(Ninja Tune; 2010)
By Chris Molnar | 26 May 2010
Bonobo is gradually becoming a kind of electronic Steely Dan, building up their chops and honing their influences to see just how far they can push that yacht-rocking breaking point of awesomeness. Think of Simon Green as the anti-Flying-Lotus, allowing live jazz and hip-hop grooves to spin out instead of splinter and warp as they pass into another dimension. While this approach might not have the sort of futuristic cachet that such music often seems to require in order to find a wider audience, the consistent warmth and engagement of Black Sands is a stunning reminder that unconcerned, masterful subtlety, that defiantly uncool sax solos, carefully orchestrated instrumentation, and patient, indelible, undramatic slow burns can be as stunning as genre-bending ambition.
Bonobo is able to create ambient music—at least in keeping with Brian Eno’s maxim of “as ignorable as it is interesting”—without the genre’s usual minimalism, instead taking the basic building blocks of pop music—string and horn sections, for example, with most instruments taking lead turns (clarinet, trumpet, flute, and so forth)—and keeping the affair devoid of orchestral swells or Reichian patterns. When not playing the lead role, these pieces hover in the wings, both motif and atmosphere. And unlike, say, within a Tortoise album, such reluctance to come to the forefront of the mix heightens the mystery of the slow-but-solid breakbeats and synth melodies, as opposed to encouraging it all to congeal into a drowsy mess. Nothing is chopped up without good reason, and as the album wears on, one almost forgets that it has anything to do with computers; a seamless Frankenstein arises, the music of Entroducing (1996) gene-spliced into a living, breathing beast.
That said, Bonobo’s electronic/DJ background probably still makes their quiet appropriation of post-rock tropes so unassuming, paradoxically lending the project such a unique and inviting tone. “Prelude” begins with a staunch, quick melodic theme, this quickly deconstructed in “Kiara” via bubbling synth and big beats. But the original theme returns, paraphrased by violin, assimilating the two songs memorably—without making a big deal out of it. “Kong” and “Eyesdown” lay the beats down more heavily; they’re comfortably mechanical but with computer magic obscuring how truly flexible the beats are. And full orchestration never really dissipates: horns pop up, reverb-spotted, in the background like Talk Talk notation. And then the heavy synth figure at the end of “Eyesdown” acts like it’s putting This Is Happening (2010) to shame in a hurry; a strong new flavor is added and the song doesn’t sound stupidly proud of itself.
Soon after, wide, jazzy melodic structures take hold with a vengeance: “El Toro” basically performs a live hybridization surgery of Soulquarians and the aforementioned Tortoise, the song a far better result than either of those groups could ever manage on their own, with softly diced live drums supporting a thin platform of tension on top of which boppy, muted horns and a roiling bass line scuffle. “We Could Live Forever” builds around a core of funky guitar, hi-hat spinning off the center mingling with percussive nothings and bird-tweets, all before a sincere and sincerely fantastic flute breakdown. “1009” starts out as some firmly thumping dubstep, but again, the strings emerge to simultaneously smooth out the song’s aggression and mount tension; There Is Love In You (2010) weeps.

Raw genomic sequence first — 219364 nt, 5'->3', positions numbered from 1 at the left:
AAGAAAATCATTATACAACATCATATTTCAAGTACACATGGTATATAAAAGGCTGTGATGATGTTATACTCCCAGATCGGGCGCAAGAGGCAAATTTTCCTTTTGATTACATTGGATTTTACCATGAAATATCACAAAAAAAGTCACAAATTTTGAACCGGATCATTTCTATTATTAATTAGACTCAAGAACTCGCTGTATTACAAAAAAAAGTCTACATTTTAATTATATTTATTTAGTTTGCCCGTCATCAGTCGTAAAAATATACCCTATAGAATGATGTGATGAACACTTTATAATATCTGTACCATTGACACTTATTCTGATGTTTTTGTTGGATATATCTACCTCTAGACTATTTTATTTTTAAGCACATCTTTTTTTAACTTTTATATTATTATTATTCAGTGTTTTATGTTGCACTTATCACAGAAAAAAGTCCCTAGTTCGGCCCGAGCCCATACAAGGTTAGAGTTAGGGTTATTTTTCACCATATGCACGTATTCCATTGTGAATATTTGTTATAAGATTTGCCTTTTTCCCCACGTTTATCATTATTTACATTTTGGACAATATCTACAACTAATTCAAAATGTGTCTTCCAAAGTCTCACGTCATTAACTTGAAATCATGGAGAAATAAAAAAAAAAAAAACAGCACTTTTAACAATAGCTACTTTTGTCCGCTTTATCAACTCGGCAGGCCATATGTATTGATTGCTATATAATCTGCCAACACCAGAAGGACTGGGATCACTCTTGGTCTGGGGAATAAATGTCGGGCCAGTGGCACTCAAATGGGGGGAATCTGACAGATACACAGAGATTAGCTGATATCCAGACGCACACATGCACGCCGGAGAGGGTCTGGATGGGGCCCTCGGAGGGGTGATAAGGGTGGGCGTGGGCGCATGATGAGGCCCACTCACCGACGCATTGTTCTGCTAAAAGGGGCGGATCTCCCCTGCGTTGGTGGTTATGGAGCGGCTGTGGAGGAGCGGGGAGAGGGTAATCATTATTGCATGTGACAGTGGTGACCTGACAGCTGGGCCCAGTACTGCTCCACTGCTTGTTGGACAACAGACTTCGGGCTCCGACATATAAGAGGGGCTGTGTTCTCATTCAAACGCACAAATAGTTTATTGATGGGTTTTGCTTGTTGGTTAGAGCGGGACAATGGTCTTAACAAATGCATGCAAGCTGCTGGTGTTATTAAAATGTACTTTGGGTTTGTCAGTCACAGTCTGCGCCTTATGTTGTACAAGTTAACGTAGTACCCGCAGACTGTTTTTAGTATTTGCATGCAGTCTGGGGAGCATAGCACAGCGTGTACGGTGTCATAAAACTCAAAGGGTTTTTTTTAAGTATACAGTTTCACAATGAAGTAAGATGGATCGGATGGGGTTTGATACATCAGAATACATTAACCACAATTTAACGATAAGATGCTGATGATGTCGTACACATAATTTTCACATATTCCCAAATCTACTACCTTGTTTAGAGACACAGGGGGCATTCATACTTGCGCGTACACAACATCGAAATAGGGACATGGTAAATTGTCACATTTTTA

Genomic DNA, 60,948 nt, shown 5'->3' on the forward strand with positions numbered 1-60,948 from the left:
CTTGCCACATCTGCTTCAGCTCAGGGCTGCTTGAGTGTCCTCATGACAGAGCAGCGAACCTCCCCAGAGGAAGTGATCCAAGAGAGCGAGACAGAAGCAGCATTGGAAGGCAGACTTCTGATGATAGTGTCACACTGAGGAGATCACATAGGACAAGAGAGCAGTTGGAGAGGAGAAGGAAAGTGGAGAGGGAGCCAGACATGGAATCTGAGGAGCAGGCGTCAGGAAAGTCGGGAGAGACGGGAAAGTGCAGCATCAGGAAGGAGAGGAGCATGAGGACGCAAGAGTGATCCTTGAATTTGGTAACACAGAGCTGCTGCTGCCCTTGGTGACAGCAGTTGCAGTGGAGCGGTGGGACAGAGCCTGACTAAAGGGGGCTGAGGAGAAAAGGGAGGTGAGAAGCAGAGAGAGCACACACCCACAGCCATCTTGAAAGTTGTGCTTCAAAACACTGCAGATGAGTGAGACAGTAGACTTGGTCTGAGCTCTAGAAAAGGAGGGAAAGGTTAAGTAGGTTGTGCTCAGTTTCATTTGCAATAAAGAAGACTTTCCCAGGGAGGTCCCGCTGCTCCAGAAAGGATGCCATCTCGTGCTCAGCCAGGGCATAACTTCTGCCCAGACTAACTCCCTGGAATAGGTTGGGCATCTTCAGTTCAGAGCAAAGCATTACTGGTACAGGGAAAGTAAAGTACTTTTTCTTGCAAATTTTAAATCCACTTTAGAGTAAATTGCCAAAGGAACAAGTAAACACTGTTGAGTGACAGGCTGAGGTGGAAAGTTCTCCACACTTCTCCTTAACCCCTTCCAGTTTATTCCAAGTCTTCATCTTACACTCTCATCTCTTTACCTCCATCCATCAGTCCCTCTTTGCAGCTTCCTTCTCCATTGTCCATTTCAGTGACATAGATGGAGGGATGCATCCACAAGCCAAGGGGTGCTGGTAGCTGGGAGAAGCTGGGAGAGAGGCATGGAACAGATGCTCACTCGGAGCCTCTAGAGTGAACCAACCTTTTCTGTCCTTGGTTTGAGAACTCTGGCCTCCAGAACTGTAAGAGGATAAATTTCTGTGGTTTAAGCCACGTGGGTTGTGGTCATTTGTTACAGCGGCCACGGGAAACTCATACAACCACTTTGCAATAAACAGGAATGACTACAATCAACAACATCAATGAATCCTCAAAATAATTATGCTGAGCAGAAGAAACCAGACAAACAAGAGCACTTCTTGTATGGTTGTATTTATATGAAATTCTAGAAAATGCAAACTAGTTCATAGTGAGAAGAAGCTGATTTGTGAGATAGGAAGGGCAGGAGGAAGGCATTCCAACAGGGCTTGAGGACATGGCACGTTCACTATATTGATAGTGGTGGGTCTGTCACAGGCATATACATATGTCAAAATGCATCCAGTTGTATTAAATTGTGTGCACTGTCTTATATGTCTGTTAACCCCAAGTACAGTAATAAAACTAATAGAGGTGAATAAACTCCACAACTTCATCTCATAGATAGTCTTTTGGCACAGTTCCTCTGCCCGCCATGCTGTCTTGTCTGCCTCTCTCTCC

For some tracks Andreya Triana covers vocals—sounding, at times, like a flattened Beth Gibbons—but even her lyric-heavy parts refuse to lock the album into something repetitive; the vibraphone motif of “The Keeper” returns and weaves in and out of the thick bass and growing atmosphere. (“We can’t go on,” she winds up repeating as the song spills into noise.) “Stay The Same” starts with acoustic guitar reminiscent of Pause (2001)-era Four Tet, just as many other Black Sands cuts do, but the relentlessly blended production and constant, consistent invention on display (background chorus! smooth-jazz sax! harp! shaker!) rates it the work of a musician with an eye not just on head-bopping beats but shit like codas, shit like harmony, like emotional arcs.
And just like with the Dan, every song is a miracle of highly processed, multi-layered show-off-ery, somehow remaining both spacious and warm. But coming from the perspective of a DJ, Bonobo smashes and grabs an incredible amount of the cream of modern music—all those instruments mentioned above—and brings it to butter without breaking a sweat. There’s a feeling of total freedom thoughout Black Sands, of effortless tetherlessness. While we’ll always need the obvious frontier-runners like FlyLo pushing the envelope in what will next envelop the audience, somehow Simon Green’s holding back of the cards seems even more impressive. Black Sands is an album so fully realized that comprehending the places he still so obviously has yet to reach is staggering.